Those few momentous days we had spent at Crystal Lake proved to be something of a turning point for all of us. I had got to know Anton a lot better and he was a lot more attached to the boys. I was reconciled with Vladik. Even Yura and Vladik seemed closer. The highs and lows we had shared had brought us all closer together. There was a mutual affinity there, a kind of brotherhood that was forged by the joint experience. So I guess the trip had served some purpose, and it had definitely cemented the bonds between us. We came back from Crystal Lake stronger and all the more united.
My rapprochement with Vladik continued to flourish when we returned, even after we had settled back into the routine at the house. It was apparent in the way he was clingy and attentive around the house. It was as though, now that his resentment of me had been banished, he wanted to be close to me all the time. He was particularly demonstrative and affectionate, thus vindicating my expectations that, despite the challenges this boy had faced, he was actually very sensitive and loving. Once he had let go of his truculence and hostility, his natural charm was able to shine through. He was actually a kind, considerate and very likeable little boy.
Anton and I also felt a lot closer after Crystal Lake. He spent a lot of time at the house with us. I knew he didn't enjoy going back to his apartment alone, and I told him he was welcome at the house any time. Not only did he help me around the house with meals and day to day chores, but he also spent most of his leisure time hanging out with us.
Of course, the inevitable obligation of contacting Yura's father also had to be dealt with. We were both aware that it had been put off long enough. So, no sooner had we got back from Crystal Lake, Anton set the wheels in motion. Truthfully, Anton could have done it at any time, but he judged when it was the right time to bring it up. I could tell he had been waiting for the opportunity, and we agreed that I should be there when he did. Thereafter, the suddenness with which things progressed with Yura's father was frighteningly quick.
It was perhaps a couple of days later that Anton raised the issue. I will never forget the look on Yura's face when Anton told him about his father. It wasn't the reaction I expected. It was typical of Yura, of course. It was a very mature and measured response, and I guess I shouldn't have been surprised.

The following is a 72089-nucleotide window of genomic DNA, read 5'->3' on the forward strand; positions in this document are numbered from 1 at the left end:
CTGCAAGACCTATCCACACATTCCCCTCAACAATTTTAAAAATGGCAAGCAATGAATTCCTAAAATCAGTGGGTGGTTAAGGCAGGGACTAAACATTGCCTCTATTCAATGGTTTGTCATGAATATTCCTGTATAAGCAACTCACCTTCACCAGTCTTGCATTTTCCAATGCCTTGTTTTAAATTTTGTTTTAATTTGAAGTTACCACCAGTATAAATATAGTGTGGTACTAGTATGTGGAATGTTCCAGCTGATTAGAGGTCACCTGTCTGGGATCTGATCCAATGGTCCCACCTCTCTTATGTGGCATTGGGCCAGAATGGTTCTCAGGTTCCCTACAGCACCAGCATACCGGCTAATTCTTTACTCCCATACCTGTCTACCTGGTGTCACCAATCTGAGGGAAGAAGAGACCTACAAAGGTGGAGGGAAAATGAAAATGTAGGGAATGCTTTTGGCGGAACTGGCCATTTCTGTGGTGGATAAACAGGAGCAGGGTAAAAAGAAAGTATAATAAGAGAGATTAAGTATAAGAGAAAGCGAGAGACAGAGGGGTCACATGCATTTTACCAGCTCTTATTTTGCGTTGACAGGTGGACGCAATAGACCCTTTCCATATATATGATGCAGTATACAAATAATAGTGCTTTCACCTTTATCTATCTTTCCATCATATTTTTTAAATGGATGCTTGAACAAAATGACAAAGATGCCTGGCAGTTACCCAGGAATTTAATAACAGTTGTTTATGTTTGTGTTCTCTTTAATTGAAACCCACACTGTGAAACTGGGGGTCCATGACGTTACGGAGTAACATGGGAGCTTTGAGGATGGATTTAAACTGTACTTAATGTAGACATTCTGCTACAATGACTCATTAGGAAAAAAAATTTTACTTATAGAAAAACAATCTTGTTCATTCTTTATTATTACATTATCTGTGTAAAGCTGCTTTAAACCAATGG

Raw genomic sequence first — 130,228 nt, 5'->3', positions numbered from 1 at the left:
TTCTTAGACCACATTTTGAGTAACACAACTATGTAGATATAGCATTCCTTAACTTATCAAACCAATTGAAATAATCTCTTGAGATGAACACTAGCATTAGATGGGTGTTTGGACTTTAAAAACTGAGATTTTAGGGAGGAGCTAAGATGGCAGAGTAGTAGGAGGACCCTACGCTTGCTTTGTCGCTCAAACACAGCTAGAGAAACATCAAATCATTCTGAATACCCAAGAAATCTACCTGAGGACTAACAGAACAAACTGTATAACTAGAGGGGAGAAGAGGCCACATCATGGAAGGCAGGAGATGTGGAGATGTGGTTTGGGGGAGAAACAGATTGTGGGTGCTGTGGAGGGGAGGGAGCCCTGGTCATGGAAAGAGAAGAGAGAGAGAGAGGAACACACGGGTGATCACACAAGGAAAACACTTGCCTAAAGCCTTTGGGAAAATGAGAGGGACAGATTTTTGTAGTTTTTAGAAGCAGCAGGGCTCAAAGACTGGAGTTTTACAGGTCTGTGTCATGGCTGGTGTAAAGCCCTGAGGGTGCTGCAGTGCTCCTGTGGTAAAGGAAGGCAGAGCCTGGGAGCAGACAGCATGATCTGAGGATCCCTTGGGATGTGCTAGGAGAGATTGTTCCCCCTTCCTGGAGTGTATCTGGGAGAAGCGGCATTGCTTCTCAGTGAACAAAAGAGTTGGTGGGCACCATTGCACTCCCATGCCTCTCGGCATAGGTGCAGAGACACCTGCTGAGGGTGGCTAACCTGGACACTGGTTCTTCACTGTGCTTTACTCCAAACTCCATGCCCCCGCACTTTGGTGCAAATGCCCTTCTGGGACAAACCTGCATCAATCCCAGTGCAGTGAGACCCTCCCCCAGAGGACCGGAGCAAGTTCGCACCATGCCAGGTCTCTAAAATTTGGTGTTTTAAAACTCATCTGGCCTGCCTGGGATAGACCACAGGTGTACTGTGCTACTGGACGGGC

We were relaxing over a game of pool in the games room, down in the basement of the house. I was standing at the pool table with Vladik, showing him how to hold the cue and how to judge the angles to calculate the rebound off the cushions, much like I had done with Yura when we were first bonding together. Meanwhile, Anton and Yura were standing back, pool cues resting upended on the floor, watching us, and they were talking.
"You do have a father, and he wants to meet you."
That was all Anton said. And as we continued circling around the table, half absorbed in the technicalities of the game at hand, he explained to Yura how he had managed to track this man down on the internet, and how they had been in communication with each other, and how his father was excited on learning that he had a son which he knew nothing about. Vladik and I hung back, just watching.
Yura raised his eyebrows and looked across at me, while Vladik was bent over the table taking his shot. There was a moment of hesitation where I was uncertain about how Yura was going to react. It might have gone either way. But I should never have doubted Yura. He took it in a good way, seemingly pleased about this discovery. He smiled, appearing delighted at the thought of it.
"Who is he? Where is he?" Yura asked, still holding the pool cue in his hand.
"His name is Roman. He lives with his wife and his son in Saint Petersburg."
"He has a son?"
"Yes. Nikita. He's six. His mother is called Natalya."
"So I have a brother?"
"Yes. Your half brother."
Yura looked across at me, a little smile on his lips.
"Oh Mark, it's just like I imagined. I have a brother!"
Anton shot me a strategic glance which said, "So far so good," and I grinned affirmatively.
"You want to see the pictures?" Anton asked him.